But we should have patience; as the new posture settles in, as the face of Israel becomes a military uniform in the guise of the excellent IDF Spokesman Rear Admiral Daniel Hagari, it seems from afar at least not difficult to have faith in the seriousness of the upcoming response.
Aha, more spot-on clarity from Tablet magazine in “America Needs a Decisive Israeli Victory” by Raphael Benlevi.
America is being tested no less than Israel; the outcome will determine whether regional states will ally with America or with China and Russia. In other words, the Gaza war will determine whether the American-led order in the Middle East is still sustainable, or rather a relic of a historical period whose time has passed.
Take heed, o Wall Street Journal Editorial Page and Commentary Magazine: your might is being eclipsed!
Kudos to Tablet for publishing “Biden’s Three Nos” by Gadi Taub:
The closer you examine Biden’s hug, the more it appears like a full nelson. To be sure, there are positive aspects to the visit, but the cons decisively outweighed the pros. Biden came to Israel to preserve his—and President Barack Obama’s—disastrous policy of appeasing Iran.
Together with Caroline Glick, Taub is a useful right-wing voice in the mix that is my head, and I’m inclined to agree with much of this piece, except for one glaring and ultimately overriding omission: events, dear Gadi, events. The leopard will not change its spots; momentum has its own momentum; reality itself will pop — is already popping — the Democrat delusion of an appeasable Iran.
More in sorrow than in anger, Peter Hitchens admonishes Israel for aiming to uproot Hamas, the great man’s brother even kindly offering a speech for Israel’s Prime Minister to deliver:
We have seen enough blood. Nothing is to be gained by shedding more of it. In fact, we are sure that our enemies want us to do precisely that. We will cease to bombard Gaza, and will abandon attempts at a ground invasion which will, in truth, bring only grief, much of it to innocent people. Most will understand our national rage at what was done to us and our initial desire to hit back. But our considered response to the Hamas murders is to turn to the world – and remind everyone in it exactly what Israel’s enemies did on October 7.
Hitchens suggests that Israel “seek out and punish known individual culprits” as if this were a terrorist atrocity like that at the Munich Olympics. But Munich happened in, well, Munich, not within Israel. This isn’t about rage, it’s about deterrence, and before that even, self-defence, because if we leave them there they could find a way to do it again when we get sloppy again. I wonder: has Peter Hitchens had this thought and dismissed it, or not even had it?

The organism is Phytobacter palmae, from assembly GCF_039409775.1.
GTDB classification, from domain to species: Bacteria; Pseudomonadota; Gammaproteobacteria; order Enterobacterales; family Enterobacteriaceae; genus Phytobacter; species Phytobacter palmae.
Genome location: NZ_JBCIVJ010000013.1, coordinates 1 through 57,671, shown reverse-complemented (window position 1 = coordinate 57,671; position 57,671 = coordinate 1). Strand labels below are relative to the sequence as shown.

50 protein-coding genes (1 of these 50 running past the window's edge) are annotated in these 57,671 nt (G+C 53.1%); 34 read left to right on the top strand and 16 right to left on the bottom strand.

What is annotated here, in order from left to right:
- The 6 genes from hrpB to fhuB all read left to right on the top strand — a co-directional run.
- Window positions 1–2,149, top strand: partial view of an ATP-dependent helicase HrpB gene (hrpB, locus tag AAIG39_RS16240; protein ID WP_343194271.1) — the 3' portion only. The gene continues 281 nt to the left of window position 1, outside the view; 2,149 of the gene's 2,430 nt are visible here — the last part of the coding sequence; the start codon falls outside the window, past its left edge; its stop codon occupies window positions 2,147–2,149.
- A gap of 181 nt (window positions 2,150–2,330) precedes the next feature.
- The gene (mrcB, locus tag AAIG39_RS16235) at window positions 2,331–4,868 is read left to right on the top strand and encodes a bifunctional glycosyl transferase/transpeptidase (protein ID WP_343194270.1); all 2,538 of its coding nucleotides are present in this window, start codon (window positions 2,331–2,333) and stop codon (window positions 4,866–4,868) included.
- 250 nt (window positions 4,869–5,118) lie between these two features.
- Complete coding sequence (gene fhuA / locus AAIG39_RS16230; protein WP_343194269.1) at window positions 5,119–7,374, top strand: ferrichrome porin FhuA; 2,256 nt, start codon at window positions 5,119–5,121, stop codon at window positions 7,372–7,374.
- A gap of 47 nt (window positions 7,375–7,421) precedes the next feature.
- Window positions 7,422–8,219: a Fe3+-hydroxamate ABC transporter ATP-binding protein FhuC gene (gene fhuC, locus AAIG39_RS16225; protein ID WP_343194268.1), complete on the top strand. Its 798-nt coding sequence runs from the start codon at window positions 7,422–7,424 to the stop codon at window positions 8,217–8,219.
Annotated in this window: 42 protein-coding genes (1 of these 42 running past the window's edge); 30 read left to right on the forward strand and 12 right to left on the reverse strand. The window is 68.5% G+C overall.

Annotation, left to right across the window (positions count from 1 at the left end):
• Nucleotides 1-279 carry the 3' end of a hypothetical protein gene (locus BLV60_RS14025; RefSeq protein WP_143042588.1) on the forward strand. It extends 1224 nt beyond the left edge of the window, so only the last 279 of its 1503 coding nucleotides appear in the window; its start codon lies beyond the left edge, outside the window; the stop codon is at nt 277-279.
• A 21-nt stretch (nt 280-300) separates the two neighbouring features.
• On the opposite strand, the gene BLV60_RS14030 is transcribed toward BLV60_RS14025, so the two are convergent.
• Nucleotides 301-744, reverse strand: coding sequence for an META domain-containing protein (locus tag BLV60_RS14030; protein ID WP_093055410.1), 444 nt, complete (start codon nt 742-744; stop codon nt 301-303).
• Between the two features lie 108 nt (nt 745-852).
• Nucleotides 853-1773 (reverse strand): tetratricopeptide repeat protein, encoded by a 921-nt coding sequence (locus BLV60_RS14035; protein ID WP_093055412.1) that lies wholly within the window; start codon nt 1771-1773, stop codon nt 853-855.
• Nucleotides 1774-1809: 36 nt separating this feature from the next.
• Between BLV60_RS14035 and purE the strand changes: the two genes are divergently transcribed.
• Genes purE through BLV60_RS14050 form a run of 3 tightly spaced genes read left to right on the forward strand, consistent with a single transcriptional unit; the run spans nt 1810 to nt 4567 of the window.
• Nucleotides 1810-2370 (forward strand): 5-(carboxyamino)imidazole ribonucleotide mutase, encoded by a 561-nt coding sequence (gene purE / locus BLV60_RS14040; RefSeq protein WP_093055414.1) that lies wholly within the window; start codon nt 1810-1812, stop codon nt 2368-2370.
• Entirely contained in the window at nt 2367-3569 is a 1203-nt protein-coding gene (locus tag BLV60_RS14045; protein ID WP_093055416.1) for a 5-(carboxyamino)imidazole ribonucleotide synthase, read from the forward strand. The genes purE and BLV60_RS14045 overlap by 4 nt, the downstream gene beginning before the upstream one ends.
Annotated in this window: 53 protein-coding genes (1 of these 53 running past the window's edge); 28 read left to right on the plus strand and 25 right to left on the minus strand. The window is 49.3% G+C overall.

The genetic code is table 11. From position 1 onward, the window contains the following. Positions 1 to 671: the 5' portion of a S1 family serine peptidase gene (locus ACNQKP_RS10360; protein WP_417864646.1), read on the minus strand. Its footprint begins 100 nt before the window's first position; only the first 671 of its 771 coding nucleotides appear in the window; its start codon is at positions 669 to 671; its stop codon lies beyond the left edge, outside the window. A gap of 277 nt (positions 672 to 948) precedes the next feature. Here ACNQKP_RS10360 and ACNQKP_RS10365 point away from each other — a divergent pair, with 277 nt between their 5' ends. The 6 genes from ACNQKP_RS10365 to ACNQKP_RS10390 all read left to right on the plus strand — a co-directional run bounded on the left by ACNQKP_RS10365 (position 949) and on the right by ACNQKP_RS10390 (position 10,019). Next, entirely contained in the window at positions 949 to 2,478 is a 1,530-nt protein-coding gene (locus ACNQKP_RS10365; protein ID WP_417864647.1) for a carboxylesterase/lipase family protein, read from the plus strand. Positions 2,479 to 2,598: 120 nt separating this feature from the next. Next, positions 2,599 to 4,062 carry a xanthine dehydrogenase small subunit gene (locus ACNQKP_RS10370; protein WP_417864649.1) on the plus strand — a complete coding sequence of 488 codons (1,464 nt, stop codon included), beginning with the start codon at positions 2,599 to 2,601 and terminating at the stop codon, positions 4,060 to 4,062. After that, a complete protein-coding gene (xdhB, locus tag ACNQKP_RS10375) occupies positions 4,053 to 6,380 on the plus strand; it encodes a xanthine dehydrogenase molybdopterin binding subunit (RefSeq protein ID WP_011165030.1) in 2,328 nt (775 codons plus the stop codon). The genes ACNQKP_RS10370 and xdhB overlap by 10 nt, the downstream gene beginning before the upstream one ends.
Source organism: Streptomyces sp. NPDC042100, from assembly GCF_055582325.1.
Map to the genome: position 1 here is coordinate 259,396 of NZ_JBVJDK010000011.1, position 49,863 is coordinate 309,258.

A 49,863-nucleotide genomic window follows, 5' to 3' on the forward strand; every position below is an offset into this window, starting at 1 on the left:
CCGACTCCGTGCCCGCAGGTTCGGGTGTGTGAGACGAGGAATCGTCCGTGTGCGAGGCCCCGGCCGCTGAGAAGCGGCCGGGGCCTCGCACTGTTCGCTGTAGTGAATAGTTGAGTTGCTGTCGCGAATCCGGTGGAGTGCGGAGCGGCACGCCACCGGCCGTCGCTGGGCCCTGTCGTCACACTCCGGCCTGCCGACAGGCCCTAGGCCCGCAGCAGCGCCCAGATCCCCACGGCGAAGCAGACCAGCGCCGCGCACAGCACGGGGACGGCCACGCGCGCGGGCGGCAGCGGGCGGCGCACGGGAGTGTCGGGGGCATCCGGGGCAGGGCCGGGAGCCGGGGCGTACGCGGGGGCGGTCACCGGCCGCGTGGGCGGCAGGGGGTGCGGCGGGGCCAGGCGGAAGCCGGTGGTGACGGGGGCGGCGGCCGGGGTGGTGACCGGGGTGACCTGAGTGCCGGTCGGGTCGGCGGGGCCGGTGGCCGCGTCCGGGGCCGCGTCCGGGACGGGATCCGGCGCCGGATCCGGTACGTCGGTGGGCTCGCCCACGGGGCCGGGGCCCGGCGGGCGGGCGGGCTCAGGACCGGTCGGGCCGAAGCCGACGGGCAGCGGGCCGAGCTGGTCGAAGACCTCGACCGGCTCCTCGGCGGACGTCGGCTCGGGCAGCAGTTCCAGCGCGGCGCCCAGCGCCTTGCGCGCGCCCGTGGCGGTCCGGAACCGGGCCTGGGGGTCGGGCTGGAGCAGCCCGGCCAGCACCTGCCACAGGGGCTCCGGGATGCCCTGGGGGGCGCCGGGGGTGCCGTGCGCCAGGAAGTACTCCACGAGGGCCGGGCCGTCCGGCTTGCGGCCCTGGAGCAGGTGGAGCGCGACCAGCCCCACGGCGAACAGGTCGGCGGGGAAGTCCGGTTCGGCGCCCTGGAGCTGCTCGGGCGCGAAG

Thank you, Andrew Neil, for your impassioned piece; even in your underwear you are a national treasure.
Given what we now know, can anybody doubt that Hamas would rival the Nazis in scale and the industrialisation of genocide if they had the opportunity and the resources?
Brigadier General Pat Ryder speaks to and takes questions on the missiles that the USS Carney shot down:
There were no casualties to U.S. Forces and none that we know of to any civilians on the ground. Information about these engagements is still being processed and we cannot say for certain what these missiles and drones were targeting but they were launched from Yemen, heading north along the Red Sea, potentially towards targets in Israel.
The US has now had to defend Israel in this war. On Iran’s part, might firing from so far away have been a strategic mistake?
Monday, October 23rd, 2023
Great interview [Hebrew audio] with Prof. Danny Orbach on historical comparisons to Israel’s current war, including 1973, 1948, Vietnam, Lebanon, WWII, etc.
Israel shows 200 foreign journalists 43 minutes of footage of the Hamas invasion and mass murder — I think this could make a difference. I think at last Israelis understand that other people are not us and need to be told, need to be shown, otherwise falsehoods will rush in to fill the new empty space of attention that is demanding filling.
Sunday, October 22nd, 2023
A strong piece by Yinon Weiss in response to Thomas Friedman’s latest condescending piece to Israel:
It has not been since 1945 that an enemy was entirely and irrefutably defeated. It has been so long that many people, rank and file and leaders alike, forget that such a war is even a strategic option. I am not one to downplay risk or quickly advocate for any war, let alone total war. As a U.S. combat veteran, I have seen the horrors of war up close, and like many veterans, I have been against virtually all military interventions of the last 15 years. However, when your neighbor ceases being a manageable threat and instead enters your house and kills and rapes your family, you can no longer rely on bigger fences and brainstorming sessions to unwind the situation – the evil force must be removed.
Saturday, October 21st, 2023
Discomfiting and Olympian, this top story at UnHerd “Israel is no longer Britain’s war” by Aris Roussinos: